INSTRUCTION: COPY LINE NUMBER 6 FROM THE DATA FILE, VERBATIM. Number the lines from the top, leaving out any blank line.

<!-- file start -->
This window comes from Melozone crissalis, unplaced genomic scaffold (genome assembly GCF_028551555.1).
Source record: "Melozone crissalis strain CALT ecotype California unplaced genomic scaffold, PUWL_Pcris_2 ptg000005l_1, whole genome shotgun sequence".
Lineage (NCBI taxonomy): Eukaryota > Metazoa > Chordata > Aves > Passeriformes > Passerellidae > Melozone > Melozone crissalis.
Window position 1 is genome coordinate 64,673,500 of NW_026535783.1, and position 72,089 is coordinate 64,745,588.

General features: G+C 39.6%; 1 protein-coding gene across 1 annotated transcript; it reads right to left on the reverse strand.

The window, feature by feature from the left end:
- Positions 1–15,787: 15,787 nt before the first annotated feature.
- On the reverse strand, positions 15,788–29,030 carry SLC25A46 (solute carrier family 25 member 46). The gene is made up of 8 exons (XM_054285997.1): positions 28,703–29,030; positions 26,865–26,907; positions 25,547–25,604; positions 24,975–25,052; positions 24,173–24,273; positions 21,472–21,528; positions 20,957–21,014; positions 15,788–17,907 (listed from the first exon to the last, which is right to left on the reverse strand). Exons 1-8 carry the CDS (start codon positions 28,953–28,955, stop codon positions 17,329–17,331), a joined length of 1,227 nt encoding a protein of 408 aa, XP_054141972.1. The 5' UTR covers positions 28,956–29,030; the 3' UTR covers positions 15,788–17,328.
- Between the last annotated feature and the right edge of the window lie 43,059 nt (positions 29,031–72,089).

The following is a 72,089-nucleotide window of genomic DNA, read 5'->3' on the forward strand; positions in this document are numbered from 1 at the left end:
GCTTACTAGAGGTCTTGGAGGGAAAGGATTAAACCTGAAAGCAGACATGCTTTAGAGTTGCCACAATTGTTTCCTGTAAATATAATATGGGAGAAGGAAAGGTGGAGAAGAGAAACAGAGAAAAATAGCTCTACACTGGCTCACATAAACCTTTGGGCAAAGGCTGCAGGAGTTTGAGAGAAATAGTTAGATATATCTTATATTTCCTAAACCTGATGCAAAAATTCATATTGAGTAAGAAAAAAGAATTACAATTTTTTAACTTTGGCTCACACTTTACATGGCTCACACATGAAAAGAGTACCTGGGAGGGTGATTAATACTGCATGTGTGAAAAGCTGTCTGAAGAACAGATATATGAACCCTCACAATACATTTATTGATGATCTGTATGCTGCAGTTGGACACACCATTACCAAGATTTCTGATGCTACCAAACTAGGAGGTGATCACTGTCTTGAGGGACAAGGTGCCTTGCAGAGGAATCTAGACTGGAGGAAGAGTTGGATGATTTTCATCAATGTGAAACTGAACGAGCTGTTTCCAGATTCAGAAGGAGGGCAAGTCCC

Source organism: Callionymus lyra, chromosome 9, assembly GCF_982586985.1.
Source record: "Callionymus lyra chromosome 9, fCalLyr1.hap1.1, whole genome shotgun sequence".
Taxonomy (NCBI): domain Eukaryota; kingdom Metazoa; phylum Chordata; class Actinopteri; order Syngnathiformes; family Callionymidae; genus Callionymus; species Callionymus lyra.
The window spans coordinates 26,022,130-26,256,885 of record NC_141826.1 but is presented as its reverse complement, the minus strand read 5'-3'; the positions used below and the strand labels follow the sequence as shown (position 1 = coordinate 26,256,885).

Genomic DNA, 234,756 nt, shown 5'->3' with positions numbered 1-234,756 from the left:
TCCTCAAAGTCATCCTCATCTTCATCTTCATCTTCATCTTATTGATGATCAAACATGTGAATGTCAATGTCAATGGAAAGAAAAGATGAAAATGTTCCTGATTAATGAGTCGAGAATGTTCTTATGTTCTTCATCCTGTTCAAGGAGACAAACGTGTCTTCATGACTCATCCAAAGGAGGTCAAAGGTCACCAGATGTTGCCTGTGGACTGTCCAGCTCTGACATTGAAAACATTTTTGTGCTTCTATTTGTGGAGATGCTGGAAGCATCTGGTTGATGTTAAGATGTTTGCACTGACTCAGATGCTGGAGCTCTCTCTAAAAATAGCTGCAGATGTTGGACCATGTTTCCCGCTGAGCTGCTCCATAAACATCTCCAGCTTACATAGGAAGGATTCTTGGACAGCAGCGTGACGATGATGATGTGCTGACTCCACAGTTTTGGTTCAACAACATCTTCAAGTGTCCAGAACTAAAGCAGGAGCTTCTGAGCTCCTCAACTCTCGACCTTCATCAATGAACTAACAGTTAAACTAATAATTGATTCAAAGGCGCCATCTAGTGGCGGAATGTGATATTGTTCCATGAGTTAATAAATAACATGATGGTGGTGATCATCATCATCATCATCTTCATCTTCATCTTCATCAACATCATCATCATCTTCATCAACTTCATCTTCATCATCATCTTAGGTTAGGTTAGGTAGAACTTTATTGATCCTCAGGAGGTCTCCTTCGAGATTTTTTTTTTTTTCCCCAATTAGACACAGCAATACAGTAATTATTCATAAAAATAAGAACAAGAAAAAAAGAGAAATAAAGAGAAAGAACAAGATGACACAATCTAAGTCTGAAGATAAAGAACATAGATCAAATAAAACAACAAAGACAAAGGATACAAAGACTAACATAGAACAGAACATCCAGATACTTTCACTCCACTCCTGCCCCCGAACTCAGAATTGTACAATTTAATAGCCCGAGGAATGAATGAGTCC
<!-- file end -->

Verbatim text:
The window, feature by feature from the left end: